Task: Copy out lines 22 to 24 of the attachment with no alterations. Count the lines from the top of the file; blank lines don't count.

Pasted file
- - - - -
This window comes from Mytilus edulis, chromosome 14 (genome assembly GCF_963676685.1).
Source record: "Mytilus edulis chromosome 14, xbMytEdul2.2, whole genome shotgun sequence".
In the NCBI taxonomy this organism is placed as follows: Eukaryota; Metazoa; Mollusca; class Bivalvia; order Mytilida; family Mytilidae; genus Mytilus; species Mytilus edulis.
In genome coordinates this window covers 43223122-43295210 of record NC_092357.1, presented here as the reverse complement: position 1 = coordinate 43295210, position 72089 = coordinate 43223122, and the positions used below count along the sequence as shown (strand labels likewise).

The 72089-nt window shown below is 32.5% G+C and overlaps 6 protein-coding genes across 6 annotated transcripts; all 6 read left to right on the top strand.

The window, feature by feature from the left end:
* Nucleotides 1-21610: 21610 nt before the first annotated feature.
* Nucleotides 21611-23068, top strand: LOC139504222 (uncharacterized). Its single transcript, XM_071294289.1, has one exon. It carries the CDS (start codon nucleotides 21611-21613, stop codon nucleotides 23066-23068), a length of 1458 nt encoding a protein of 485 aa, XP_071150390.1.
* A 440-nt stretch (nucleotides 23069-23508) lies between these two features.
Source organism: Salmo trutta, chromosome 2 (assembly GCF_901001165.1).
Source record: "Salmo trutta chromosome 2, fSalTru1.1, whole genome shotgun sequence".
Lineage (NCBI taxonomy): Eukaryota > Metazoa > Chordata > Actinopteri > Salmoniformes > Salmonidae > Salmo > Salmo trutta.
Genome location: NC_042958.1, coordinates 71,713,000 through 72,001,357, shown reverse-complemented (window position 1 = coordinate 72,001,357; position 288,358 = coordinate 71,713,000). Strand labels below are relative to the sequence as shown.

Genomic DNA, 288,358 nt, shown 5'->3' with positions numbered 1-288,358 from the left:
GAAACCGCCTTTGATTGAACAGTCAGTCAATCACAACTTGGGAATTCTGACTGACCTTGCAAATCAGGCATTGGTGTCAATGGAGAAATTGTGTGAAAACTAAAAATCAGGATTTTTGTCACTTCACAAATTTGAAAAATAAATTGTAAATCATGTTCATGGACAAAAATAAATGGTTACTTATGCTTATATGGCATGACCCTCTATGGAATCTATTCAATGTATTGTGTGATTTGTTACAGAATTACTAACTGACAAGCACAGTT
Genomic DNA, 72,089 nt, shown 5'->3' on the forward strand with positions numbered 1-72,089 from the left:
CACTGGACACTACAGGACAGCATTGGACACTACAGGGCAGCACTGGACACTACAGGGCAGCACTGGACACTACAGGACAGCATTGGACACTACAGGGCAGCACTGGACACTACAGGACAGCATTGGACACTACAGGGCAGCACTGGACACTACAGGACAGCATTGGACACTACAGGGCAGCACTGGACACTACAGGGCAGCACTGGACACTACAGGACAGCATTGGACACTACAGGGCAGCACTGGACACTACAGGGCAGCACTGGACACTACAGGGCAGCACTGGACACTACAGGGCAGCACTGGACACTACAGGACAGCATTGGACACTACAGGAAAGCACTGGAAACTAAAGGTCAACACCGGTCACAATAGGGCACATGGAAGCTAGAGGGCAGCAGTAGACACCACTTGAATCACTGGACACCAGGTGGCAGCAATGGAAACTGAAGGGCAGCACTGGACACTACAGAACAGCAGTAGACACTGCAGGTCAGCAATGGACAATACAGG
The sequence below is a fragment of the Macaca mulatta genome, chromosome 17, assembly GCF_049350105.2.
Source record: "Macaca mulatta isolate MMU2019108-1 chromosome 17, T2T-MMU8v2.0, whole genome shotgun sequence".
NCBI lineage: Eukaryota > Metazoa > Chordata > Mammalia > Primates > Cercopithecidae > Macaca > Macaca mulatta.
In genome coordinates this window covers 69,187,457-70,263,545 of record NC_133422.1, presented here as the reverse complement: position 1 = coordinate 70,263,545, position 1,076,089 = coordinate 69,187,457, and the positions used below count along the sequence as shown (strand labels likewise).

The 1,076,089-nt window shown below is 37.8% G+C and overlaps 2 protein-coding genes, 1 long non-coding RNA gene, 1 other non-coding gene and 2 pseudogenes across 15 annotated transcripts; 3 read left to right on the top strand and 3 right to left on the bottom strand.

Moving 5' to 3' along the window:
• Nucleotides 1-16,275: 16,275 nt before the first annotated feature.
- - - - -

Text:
The 1,076,089-nt window shown below is 37.8% G+C and overlaps 2 protein-coding genes, 1 long non-coding RNA gene, 1 other non-coding gene and 2 pseudogenes across 15 annotated transcripts; 3 read left to right on the top strand and 3 right to left on the bottom strand.

Moving 5' to 3' along the window:
• Nucleotides 1-16,275: 16,275 nt before the first annotated feature.